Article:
These videos, just like the many other classic and free lectures on the GDC Vault, provide a look back at some of the most pressing issues developers faced more than a decade ago. These archives give us a chance to both learn from our past, and even apply classic game development lessons to today’s ever-changing market.
These brand-new videos, which feature renowned developers such as Brian Moriarty and Ernest Adams, join a handful of other GDC Vault free lectures from 1997. Join us now as we look back at some of the most exciting lectures and presentations from the classic Computer Game Developers Conference:
In the first of these new videos, Michael Dornbrook, whose work spans from Zork to Rock Band, shares his thoughts on maintaining relevance in “Surviving the Bloodbath: Perspectives on our Industry’s Cycles.” He observes the early warning signs of boom and bust cycles and strategies for surviving the busts and prospering from the booms. [GDC Vault free video]
Next up is video game musician George “The Fat Man” Alistair Sanger’s “Music on Computers: A 5 Year Projection from the Project Bar-B-Q Think Tank.” He presents the opinions and consensus of the BBQ Group (which still holds yearly conferences) on the topic: “What do you want to see in hardware and software for music on computers in the next 5 years?” [GDC Vault free video]
Also included is Infocom and LucasArts veteran Brian Moriarty’s lecture, “Listen! The Potential of Shared Hallucinations.” Here, Moriarty explores ways to creatively engage online game players and ditch “single-player designs retrofitted with a clunky multiplayer option.” He encourages such games to “evolve with their audience” and “allow [players] to participate creatively” to “explore the unique possibilities of the online medium.” [GDC Vault free video]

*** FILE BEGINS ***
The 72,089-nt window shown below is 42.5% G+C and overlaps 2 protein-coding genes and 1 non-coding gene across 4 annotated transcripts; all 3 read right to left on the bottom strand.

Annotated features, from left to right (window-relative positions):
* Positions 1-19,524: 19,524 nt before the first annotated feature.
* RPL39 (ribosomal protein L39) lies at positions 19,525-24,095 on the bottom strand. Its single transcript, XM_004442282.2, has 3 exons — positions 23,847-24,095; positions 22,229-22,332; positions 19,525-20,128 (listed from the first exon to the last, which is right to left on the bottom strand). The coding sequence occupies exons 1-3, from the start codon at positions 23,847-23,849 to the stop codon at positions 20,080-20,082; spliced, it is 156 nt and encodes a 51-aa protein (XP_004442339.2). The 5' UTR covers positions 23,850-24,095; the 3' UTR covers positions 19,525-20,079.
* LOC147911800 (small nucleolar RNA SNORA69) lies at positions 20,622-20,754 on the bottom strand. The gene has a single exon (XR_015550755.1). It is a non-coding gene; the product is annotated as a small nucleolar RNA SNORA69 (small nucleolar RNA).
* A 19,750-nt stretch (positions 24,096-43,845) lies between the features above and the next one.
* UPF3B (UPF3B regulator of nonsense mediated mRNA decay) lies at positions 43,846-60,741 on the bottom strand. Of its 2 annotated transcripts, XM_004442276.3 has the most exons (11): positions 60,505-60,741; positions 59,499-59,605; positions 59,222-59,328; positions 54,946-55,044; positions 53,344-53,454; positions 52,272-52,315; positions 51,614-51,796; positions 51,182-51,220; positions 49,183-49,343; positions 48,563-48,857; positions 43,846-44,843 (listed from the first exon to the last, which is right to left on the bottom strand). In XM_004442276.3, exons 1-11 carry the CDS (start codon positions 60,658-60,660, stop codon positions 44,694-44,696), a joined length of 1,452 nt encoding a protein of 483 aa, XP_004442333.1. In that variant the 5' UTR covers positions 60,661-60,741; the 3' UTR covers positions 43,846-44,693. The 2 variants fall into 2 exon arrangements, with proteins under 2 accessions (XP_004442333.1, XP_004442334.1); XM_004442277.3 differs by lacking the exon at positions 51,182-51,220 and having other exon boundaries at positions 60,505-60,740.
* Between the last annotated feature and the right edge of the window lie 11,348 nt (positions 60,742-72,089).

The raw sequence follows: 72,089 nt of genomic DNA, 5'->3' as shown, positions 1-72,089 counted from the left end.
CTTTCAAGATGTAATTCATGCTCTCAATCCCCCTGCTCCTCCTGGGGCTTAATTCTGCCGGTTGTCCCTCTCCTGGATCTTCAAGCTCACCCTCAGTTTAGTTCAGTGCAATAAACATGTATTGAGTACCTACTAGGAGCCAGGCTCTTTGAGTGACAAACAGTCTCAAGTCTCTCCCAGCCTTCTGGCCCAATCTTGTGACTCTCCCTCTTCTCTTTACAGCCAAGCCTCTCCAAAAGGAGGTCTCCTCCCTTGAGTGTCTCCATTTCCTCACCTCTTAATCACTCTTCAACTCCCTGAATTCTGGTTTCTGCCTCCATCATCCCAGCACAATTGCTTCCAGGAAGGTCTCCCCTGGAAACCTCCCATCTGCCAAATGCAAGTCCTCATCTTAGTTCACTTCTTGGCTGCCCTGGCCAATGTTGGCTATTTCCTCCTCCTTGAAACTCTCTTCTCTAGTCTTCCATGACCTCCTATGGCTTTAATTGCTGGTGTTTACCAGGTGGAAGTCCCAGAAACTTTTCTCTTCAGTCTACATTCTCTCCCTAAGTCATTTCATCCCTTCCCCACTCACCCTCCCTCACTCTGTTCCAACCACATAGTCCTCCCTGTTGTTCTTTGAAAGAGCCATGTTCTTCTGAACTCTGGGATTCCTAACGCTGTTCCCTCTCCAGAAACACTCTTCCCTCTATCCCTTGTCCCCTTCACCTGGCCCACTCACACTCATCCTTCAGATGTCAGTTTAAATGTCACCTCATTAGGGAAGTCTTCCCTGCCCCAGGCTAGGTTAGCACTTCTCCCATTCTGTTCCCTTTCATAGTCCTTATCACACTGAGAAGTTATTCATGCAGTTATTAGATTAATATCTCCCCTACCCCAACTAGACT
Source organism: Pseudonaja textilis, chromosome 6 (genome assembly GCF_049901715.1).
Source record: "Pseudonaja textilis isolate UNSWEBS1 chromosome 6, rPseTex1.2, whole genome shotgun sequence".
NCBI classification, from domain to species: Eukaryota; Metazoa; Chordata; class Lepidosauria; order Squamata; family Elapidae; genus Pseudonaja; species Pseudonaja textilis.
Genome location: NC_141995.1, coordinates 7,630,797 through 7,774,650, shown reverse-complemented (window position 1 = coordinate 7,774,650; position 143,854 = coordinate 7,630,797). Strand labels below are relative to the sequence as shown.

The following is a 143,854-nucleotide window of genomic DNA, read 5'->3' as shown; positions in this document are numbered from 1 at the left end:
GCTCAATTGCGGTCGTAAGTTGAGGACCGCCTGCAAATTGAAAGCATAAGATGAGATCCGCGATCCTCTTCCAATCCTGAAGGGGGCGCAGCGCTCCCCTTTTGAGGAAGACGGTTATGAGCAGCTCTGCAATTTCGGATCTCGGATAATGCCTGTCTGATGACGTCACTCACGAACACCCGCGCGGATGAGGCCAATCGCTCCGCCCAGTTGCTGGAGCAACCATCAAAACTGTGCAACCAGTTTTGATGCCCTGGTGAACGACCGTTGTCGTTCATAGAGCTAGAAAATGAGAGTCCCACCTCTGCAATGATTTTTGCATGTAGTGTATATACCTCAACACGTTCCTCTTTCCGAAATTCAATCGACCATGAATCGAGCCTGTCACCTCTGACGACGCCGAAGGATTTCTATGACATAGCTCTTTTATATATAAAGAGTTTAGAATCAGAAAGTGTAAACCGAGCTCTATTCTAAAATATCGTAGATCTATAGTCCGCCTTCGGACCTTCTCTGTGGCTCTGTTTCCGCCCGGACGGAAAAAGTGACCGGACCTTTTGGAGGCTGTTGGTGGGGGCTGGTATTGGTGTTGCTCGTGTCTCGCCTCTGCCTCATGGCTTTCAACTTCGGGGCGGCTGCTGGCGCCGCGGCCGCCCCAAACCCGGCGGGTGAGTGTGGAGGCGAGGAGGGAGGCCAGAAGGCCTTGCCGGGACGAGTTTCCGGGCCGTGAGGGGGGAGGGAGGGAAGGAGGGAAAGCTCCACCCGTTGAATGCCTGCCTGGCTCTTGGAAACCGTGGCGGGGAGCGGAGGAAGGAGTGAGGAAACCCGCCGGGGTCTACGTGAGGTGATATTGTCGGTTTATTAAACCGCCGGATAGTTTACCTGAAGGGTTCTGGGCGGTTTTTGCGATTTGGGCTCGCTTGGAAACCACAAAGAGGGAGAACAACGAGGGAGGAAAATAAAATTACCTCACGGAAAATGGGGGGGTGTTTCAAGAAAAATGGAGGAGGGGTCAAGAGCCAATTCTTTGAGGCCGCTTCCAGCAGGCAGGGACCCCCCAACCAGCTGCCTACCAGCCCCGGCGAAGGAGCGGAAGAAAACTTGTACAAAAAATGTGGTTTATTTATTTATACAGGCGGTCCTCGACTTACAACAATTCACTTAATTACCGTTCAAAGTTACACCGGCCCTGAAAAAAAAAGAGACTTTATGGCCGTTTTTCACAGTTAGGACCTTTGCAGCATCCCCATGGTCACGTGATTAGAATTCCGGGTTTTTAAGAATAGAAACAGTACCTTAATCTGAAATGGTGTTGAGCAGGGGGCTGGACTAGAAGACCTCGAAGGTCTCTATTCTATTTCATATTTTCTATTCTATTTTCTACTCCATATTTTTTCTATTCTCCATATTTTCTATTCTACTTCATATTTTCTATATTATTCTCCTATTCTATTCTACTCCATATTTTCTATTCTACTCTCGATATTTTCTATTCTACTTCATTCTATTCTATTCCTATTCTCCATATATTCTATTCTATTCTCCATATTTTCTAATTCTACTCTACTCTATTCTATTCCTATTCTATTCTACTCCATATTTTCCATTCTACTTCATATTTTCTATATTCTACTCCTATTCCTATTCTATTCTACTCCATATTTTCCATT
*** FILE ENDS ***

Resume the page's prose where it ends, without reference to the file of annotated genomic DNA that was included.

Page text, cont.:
Finally, game designer Ernest Adams attempts to “reverse engineer” two great products in his lecture, “The Secret of Eternal (Product) Life: Lessons from J.R.R. Tolkien and John Madden.” Among many provocative statements, Adams suggests that works of “pure imagination” spat out in one or two years have “no cultural roots… no soul” and fail to last. To make a game that lasts forever, he urges developers to “borrow, steal, rip off” or otherwise inject mythos into a product to “touch your player’s soul.” [GDC Vault free video]
As the group behind the leading worldwide game development conference, GDC organizers remain committed to making the event’s best current and historical lectures available for free to the global game community, and will continue to release new, free content throughout 2012.
Full GDC Vault access is available to GDC All-Access Pass holders, speakers, and All-Access Pass buyers to other GDC events for the rest of 2012. (Subscribers having issues accessing content should contact GDC Vault admins.)
Individual Vault subscriptions not tied to All-Access passes are now available in a limited-edition Beta invite process — those interested in signing up to be invited in on a first come, first served basis should visit the GDC Vault website.
In addition, game-related schools and development studios who sign up for GDC Vault Studio Subscriptions can receive access for their entire office or company. More information on this option is available via viewing an online demonstration.
GDC organizers are also committed to making more archival content free for all during 2012, following a successful ‘GDC 25 Chronicles’ digitization project. GDC historian Jason Scott has signed on for the rest of 2012 to continue digitizing the extensive Game Developers Conference archives, with his ‘Tales From The GDC Vault’ series.